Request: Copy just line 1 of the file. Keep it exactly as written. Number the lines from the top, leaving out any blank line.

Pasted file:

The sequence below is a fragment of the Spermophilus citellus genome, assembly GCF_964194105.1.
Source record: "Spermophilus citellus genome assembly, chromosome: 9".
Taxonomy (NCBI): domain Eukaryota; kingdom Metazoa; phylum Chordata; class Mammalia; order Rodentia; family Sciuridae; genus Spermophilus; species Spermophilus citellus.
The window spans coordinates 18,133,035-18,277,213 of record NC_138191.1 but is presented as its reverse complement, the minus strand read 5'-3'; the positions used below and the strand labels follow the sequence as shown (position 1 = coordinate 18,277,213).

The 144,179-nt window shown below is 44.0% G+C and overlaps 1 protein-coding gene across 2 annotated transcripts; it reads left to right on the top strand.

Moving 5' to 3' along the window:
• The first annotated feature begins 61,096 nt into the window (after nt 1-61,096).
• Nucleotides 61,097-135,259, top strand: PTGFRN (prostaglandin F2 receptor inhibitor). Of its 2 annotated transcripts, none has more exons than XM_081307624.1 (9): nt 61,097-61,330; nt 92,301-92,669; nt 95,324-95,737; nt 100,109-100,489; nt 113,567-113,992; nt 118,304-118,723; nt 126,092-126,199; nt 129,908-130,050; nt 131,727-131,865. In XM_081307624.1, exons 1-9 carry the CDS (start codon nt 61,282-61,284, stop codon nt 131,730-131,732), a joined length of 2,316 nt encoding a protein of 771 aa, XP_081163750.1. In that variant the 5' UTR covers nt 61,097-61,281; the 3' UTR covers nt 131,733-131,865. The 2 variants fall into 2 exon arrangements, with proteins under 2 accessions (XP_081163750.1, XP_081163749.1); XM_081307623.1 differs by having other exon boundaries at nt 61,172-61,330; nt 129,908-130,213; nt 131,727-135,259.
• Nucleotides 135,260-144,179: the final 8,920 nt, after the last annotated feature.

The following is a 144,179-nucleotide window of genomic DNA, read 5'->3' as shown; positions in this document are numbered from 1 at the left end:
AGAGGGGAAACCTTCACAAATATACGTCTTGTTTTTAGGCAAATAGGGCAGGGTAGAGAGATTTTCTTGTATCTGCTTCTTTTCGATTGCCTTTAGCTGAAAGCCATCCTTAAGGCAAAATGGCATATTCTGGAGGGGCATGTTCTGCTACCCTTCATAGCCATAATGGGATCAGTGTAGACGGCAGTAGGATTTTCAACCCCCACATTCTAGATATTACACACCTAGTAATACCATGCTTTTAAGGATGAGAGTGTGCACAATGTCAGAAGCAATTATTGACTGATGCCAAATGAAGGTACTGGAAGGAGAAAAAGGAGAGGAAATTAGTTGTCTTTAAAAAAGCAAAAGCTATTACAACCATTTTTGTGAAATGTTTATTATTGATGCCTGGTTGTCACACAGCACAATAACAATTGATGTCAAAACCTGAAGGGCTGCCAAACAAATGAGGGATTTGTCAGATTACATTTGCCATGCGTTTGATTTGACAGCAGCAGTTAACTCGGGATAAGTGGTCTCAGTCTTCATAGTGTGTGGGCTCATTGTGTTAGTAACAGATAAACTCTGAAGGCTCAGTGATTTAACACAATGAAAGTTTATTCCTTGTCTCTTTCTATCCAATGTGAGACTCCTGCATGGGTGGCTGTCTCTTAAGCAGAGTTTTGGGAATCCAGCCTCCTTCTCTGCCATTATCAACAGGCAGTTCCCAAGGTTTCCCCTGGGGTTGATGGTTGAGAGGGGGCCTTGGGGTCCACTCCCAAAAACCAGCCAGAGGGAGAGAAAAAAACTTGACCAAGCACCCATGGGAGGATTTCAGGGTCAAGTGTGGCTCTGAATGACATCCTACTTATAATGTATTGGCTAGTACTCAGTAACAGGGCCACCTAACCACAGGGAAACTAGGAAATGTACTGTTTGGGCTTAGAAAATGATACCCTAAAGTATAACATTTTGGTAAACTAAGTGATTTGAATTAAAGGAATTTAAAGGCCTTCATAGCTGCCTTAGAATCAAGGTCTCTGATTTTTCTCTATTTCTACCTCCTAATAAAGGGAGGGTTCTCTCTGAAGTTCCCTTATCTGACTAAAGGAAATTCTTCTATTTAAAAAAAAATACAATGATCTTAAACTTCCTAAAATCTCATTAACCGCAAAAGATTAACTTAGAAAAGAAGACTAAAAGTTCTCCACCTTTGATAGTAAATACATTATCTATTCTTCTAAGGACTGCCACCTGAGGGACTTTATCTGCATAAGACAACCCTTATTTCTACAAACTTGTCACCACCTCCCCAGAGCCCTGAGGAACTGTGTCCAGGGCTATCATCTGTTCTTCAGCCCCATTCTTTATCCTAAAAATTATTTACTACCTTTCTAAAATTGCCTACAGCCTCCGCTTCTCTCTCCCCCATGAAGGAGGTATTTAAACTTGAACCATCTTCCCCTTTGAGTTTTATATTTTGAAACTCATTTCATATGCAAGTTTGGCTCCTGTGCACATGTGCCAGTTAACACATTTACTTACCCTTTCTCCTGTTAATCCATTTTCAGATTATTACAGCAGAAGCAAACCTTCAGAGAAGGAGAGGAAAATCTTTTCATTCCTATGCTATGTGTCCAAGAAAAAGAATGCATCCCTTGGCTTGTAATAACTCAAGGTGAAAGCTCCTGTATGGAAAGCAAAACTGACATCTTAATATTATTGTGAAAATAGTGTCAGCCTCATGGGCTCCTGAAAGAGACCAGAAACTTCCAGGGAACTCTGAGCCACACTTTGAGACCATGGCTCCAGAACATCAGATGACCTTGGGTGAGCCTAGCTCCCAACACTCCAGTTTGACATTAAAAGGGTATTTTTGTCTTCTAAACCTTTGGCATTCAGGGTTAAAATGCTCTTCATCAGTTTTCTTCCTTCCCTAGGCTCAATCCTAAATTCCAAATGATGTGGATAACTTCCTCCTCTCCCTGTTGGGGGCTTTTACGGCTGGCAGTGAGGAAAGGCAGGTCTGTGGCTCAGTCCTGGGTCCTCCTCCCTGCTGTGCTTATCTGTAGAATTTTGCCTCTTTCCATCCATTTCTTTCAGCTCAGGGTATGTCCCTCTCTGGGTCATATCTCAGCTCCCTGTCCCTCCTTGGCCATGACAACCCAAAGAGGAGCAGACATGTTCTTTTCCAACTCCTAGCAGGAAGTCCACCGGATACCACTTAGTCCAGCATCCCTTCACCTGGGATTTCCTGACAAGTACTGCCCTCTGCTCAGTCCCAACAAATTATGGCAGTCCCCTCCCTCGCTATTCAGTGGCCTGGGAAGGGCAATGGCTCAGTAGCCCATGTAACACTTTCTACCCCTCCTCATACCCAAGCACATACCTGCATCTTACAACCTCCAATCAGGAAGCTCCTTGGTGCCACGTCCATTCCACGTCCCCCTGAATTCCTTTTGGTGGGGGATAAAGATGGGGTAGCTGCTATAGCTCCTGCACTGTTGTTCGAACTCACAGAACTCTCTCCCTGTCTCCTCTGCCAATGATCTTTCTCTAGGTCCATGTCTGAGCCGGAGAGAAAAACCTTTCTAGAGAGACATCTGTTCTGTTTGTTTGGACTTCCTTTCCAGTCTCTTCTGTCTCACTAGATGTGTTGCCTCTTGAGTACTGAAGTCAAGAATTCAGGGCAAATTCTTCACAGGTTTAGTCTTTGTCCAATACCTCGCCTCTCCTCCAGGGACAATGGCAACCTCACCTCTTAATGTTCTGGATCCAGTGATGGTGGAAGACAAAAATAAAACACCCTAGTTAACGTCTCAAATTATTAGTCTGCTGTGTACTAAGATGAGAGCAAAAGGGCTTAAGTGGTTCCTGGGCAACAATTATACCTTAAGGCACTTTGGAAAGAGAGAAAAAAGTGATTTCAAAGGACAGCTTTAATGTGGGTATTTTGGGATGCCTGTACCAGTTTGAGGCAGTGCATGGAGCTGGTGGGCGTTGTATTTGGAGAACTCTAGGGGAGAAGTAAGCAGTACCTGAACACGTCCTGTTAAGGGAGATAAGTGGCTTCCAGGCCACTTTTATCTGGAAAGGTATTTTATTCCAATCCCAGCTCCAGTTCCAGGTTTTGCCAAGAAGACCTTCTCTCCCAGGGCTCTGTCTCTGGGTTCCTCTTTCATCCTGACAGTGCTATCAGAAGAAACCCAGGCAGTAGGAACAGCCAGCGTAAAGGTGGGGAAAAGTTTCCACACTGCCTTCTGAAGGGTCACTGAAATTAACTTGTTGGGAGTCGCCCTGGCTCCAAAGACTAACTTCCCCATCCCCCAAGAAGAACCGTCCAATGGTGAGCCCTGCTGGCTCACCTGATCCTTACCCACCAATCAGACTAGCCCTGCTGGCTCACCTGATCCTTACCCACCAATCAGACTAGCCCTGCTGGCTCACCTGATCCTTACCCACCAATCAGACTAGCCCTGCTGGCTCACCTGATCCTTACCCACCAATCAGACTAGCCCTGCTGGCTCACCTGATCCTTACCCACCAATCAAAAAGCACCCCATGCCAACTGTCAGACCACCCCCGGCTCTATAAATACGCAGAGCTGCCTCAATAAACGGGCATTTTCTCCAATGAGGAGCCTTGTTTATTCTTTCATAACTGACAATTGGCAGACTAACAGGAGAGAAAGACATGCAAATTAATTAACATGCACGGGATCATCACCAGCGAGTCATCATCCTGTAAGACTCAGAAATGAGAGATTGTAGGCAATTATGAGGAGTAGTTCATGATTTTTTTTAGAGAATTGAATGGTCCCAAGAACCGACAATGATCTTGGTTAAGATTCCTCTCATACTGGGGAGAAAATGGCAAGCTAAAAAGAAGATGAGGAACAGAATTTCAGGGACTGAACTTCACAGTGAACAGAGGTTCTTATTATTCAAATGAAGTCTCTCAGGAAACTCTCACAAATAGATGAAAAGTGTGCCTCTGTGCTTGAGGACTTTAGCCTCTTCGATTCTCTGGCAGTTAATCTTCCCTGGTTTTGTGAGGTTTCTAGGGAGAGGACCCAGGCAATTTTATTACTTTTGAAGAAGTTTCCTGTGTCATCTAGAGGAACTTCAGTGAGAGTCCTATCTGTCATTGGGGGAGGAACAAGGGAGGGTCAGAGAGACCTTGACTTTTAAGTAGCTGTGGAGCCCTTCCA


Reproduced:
The sequence below is a fragment of the Spermophilus citellus genome, assembly GCF_964194105.1.